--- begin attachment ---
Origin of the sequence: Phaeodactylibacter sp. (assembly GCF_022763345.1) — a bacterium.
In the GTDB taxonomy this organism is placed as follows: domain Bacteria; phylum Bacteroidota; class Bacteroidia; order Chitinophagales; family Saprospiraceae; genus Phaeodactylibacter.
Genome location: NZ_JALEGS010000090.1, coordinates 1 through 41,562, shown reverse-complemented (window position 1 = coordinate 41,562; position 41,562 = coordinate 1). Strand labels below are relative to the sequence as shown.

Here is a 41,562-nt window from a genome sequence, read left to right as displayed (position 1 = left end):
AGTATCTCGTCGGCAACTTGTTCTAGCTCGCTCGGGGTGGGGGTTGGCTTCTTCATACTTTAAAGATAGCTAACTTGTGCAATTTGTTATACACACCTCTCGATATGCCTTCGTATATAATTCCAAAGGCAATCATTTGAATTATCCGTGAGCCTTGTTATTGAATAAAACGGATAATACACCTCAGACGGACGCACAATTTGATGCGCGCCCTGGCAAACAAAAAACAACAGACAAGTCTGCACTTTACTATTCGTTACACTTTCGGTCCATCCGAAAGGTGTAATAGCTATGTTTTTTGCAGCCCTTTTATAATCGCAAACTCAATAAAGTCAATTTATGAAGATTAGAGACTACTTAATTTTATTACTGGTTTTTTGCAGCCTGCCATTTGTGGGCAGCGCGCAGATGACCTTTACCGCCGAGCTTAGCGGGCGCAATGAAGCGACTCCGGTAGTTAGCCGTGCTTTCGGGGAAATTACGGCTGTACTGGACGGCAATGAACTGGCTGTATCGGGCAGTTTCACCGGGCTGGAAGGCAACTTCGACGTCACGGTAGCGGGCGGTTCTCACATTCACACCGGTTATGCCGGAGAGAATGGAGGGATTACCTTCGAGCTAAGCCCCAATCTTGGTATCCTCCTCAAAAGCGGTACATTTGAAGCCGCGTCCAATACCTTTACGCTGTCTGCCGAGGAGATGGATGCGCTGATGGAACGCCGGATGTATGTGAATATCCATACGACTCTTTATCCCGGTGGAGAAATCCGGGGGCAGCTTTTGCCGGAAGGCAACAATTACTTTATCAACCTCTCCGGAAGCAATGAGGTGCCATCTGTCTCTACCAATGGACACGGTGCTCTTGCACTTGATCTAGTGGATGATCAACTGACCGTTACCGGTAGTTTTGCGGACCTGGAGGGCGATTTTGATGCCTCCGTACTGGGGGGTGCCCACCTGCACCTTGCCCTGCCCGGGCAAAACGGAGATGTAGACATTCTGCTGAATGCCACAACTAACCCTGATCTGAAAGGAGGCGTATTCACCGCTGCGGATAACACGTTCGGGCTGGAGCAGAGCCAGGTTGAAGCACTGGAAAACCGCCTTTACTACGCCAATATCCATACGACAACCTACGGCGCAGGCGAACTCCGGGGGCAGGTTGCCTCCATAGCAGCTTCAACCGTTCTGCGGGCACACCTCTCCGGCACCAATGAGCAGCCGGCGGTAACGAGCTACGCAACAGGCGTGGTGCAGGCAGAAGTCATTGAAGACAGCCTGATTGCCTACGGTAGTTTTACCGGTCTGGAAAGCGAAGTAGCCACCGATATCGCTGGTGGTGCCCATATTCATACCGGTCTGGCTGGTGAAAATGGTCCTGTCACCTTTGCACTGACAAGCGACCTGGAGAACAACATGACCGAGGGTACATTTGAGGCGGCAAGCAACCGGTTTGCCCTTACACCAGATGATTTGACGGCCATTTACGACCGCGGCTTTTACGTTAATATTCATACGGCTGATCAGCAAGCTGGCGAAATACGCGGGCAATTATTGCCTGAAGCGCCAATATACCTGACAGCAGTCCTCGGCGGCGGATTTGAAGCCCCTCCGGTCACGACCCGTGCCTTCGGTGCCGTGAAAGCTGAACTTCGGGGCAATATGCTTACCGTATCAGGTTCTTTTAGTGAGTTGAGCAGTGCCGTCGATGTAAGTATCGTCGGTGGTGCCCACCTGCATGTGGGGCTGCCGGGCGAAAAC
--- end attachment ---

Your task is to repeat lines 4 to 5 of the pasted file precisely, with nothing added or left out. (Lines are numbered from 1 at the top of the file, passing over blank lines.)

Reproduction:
Here is a 41,562-nt window from a genome sequence, read left to right as displayed (position 1 = left end):
AGTATCTCGTCGGCAACTTGTTCTAGCTCGCTCGGGGTGGGGGTTGGCTTCTTCATACTTTAAAGATAGCTAACTTGTGCAATTTGTTATACACACCTCTCGATATGCCTTCGTATATAATTCCAAAGGCAATCATTTGAATTATCCGTGAGCCTTGTTATTGAATAAAACGGATAATACACCTCAGACGGACGCACAATTTGATGCGCGCCCTGGCAAACAAAAAACAACAGACAAGTCTGCACTTTACTATTCGTTACACTTTCGGTCCATCCGAAAGGTGTAATAGCTATGTTTTTTGCAGCCCTTTTATAATCGCAAACTCAATAAAGTCAATTTATGAAGATTAGAGACTACTTAATTTTATTACTGGTTTTTTGCAGCCTGCCATTTGTGGGCAGCGCGCAGATGACCTTTACCGCCGAGCTTAGCGGGCGCAATGAAGCGACTCCGGTAGTTAGCCGTGCTTTCGGGGAAATTACGGCTGTACTGGACGGCAATGAACTGGCTGTATCGGGCAGTTTCACCGGGCTGGAAGGCAACTTCGACGTCACGGTAGCGGGCGGTTCTCACATTCACACCGGTTATGCCGGAGAGAATGGAGGGATTACCTTCGAGCTAAGCCCCAATCTTGGTATCCTCCTCAAAAGCGGTACATTTGAAGCCGCGTCCAATACCTTTACGCTGTCTGCCGAGGAGATGGATGCGCTGATGGAACGCCGGATGTATGTGAATATCCATACGACTCTTTATCCCGGTGGAGAAATCCGGGGGCAGCTTTTGCCGGAAGGCAACAATTACTTTATCAACCTCTCCGGAAGCAATGAGGTGCCATCTGTCTCTACCAATGGACACGGTGCTCTTGCACTTGATCTAGTGGATGATCAACTGACCGTTACCGGTAGTTTTGCGGACCTGGAGGGCGATTTTGATGCCTCCGTACTGGGGGGTGCCCACCTGCACCTTGCCCTGCCCGGGCAAAACGGAGATGTAGACATTCTGCTGAATGCCACAACTAACCCTGATCTGAAAGGAGGCGTATTCACCGCTGCGGATAACACGTTCGGGCTGGAGCAGAGCCAGGTTGAAGCACTGGAAAACCGCCTTTACTACGCCAATATCCATACGACAACCTACGGCGCAGGCGAACTCCGGGGGCAGGTTGCCTCCATAGCAGCTTCAACCGTTCTGCGGGCACACCTCTCCGGCACCAATGAGCAGCCGGCGGTAACGAGCTACGCAACAGGCGTGGTGCAGGCAGAAGTCATTGAAGACAGCCTGATTGCCTACGGTAGTTTTACCGGTCTGGAAAGCGAAGTAGCCACCGATATCGCTGGTGGTGCCCATATTCATACCGGTCTGGCTGGTGAAAATGGTCCTGTCACCTTTGCACTGACAAGCGACCTGGAGAACAACATGACCGAGGGTACATTTGAGGCGGCAAGCAACCGGTTTGCCCTTACACCAGATGATTTGACGGCCATTTACGACCGCGGCTTTTACGTTAATATTCATACGGCTGATCAGCAAGCTGGCGAAATACGCGGGCAATTATTGCCTGAAGCGCCAATATACCTGACAGCAGTCCTCGGCGGCGGATTTGAAGCCCCTCCGGTCACGACCCGTGCCTTCGGTGCCGTGAAAGCTGAACTTCGGGGCAATATGCTTACCGTATCAGGTTCTTTTAGTGAGTTGAGCAGTGCCGTCGATGTAAGTATCGTCGGTGGTGCCCACCTGCATGTGGGGCTGCCGGGCGAAAAC